How many times have you logged on to Twitter and seen somebody note in a tweet: "OH", standing for "Overheard"? Some of these "Overheard"s are a doozy. But with Twitter's ephemeral nature, they fade as time moves on. Now, there's a site that aims to capture all the top quotes, both from the world of history, but also the world of the present, online in one place - called Qwotebook. The new site lets you "Qwote" your friends, attribute "Qwotes" to them and even provide context. The result is a fun site that acts as a quote book for the Web.
Drew Olanoff, an oft-quoted friend of mine, and brains behind the site, says, "I'm passionate about quotes." And one can see why from looking at the earliest aspects of the site. Coupled with top excerpts from friends in the social landscape, you can see quotes from famous people including Albert Einstein, John F. Kennedy, Steve Jobs, Barack Obama and others. The result is an insightful mix of funny sayings and overheards intermingled with advice, friendly comments and observations.
I added a quote from Ronald Reagan last night)
My Profile, Showing Qwotes I Have Added
If a quote has context, only mutual friends who are connected can see the context of the qwote, allowing for some privacy.
A Quote from Adam Ostrow I Found
Words of Kurt Cobain, Posted by Drew
Over time, as your qwotes build up, your profile displays not just the qwotes you have entered for others, but also those that are attributed to you. You can "Favorite" some quotes by clicking the star to the left of the quote, and these will be displayed on your profile under your favorites tab.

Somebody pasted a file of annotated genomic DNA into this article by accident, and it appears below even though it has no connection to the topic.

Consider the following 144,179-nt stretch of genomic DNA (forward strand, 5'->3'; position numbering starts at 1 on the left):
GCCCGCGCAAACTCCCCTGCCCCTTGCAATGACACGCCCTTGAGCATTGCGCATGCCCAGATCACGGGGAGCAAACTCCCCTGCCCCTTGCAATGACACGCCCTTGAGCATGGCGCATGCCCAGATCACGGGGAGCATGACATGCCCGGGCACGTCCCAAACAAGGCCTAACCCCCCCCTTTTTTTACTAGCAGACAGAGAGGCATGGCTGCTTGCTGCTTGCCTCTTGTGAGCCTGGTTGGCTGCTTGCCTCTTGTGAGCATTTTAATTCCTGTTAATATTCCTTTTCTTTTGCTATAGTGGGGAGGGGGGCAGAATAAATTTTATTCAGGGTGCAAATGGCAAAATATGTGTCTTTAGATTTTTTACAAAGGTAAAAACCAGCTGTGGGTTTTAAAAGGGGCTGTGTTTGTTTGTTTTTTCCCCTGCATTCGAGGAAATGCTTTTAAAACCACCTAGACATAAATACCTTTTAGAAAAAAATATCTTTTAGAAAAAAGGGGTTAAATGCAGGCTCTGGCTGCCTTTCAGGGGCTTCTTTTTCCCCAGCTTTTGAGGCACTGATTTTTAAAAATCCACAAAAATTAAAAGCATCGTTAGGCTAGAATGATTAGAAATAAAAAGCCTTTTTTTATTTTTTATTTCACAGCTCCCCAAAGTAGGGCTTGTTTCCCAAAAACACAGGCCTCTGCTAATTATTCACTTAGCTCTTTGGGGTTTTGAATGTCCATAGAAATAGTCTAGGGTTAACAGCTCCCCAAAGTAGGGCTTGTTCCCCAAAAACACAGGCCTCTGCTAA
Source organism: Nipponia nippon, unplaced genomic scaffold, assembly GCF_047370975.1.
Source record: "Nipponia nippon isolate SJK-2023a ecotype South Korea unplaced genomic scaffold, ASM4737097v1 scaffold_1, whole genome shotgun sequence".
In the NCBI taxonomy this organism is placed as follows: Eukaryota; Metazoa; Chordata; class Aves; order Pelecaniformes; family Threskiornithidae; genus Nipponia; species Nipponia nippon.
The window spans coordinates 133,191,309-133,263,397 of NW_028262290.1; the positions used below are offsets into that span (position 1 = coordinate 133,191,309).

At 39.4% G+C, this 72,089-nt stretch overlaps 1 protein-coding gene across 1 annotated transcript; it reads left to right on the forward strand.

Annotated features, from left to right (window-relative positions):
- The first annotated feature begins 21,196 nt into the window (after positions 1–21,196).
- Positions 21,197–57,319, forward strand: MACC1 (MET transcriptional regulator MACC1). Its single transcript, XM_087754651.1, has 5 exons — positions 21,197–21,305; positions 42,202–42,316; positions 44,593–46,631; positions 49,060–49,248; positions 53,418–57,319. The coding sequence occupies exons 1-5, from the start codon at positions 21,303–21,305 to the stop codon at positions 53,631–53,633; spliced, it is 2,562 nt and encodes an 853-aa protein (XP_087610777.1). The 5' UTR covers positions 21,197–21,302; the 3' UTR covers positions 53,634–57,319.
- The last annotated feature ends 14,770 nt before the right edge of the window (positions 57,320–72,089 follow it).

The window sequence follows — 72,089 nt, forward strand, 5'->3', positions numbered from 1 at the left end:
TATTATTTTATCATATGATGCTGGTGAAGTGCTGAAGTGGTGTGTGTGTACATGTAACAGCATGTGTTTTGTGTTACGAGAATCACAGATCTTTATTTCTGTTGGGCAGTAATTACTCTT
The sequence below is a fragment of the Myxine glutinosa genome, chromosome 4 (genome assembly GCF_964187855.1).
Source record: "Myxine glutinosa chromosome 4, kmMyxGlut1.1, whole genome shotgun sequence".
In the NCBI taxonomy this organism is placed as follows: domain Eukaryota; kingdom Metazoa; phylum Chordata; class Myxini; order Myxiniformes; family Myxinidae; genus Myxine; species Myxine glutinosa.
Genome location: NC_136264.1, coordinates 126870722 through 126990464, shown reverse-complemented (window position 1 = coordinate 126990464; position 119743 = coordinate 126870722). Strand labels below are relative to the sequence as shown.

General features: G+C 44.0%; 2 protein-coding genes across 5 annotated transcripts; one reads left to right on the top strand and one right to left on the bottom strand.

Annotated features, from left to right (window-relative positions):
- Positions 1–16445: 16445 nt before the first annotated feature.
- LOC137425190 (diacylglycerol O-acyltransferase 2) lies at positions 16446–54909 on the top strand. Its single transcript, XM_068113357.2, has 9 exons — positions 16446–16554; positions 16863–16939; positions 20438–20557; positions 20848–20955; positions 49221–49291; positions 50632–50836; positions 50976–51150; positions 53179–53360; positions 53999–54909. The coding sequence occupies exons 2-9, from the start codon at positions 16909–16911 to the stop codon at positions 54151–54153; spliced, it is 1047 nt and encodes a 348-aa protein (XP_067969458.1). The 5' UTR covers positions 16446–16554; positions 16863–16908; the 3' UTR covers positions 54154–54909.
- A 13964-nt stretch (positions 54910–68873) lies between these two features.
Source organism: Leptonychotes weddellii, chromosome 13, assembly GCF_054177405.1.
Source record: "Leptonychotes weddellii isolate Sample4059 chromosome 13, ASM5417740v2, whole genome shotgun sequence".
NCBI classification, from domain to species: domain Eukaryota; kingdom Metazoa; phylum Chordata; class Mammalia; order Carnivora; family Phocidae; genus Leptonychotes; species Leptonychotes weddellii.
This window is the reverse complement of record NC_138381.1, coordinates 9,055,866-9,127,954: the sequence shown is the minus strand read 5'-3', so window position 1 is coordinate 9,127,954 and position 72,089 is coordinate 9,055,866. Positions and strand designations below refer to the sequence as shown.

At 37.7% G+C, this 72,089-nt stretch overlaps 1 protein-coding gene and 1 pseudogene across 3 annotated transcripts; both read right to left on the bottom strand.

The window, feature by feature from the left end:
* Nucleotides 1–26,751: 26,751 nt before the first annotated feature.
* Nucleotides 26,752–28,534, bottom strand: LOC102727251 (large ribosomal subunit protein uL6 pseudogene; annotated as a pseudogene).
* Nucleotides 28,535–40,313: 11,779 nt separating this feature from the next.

One of Drew's More Qwotable Moments
Drew is not rolling this out as a one-man project. A duo of developers from the site I Heart Movies are the coders behind the scenes making everything work, and they recognize there are a number of features they want to add to the site over time. I have already seen opportunities where I would want to make a comment to a quote and explain what it means to me, or even provide some feedback. I can see situations where somebody qwoted could reject a qwote outright and say they never said such a thing, or maybe, like other sites, you would want to hide all updates from a specific user (like Einstein, for instance). But for a gen-one site, Qwotebook makes sense and could be a lot of fun. So go sign up and get to qwoting.
There are a number of invites with the code of "louisgray". Go to http://www.qwotebook.com and get started.